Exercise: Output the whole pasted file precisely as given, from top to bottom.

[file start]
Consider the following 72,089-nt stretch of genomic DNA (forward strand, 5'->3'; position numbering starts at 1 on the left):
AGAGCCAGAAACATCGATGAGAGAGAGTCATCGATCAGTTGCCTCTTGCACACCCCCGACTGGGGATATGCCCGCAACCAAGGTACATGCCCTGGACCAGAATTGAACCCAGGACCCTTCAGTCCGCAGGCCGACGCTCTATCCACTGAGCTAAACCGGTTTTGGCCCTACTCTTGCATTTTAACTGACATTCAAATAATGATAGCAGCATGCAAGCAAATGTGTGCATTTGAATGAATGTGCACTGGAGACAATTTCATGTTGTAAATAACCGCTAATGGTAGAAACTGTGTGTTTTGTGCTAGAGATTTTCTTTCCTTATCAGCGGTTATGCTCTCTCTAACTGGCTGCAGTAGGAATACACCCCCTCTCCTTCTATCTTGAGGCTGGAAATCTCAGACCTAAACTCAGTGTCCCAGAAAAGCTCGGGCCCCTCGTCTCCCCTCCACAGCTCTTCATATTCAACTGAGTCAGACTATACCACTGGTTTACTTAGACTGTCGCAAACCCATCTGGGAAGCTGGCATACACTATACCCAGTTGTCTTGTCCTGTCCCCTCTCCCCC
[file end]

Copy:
Consider the following 72,089-nt stretch of genomic DNA (forward strand, 5'->3'; position numbering starts at 1 on the left):
AGAGCCAGAAACATCGATGAGAGAGAGTCATCGATCAGTTGCCTCTTGCACACCCCCGACTGGGGATATGCCCGCAACCAAGGTACATGCCCTGGACCAGAATTGAACCCAGGACCCTTCAGTCCGCAGGCCGACGCTCTATCCACTGAGCTAAACCGGTTTTGGCCCTACTCTTGCATTTTAACTGACATTCAAATAATGATAGCAGCATGCAAGCAAATGTGTGCATTTGAATGAATGTGCACTGGAGACAATTTCATGTTGTAAATAACCGCTAATGGTAGAAACTGTGTGTTTTGTGCTAGAGATTTTCTTTCCTTATCAGCGGTTATGCTCTCTCTAACTGGCTGCAGTAGGAATACACCCCCTCTCCTTCTATCTTGAGGCTGGAAATCTCAGACCTAAACTCAGTGTCCCAGAAAAGCTCGGGCCCCTCGTCTCCCCTCCACAGCTCTTCATATTCAACTGAGTCAGACTATACCACTGGTTTACTTAGACTGTCGCAAACCCATCTGGGAAGCTGGCATACACTATACCCAGTTGTCTTGTCCTGTCCCCTCTCCCCC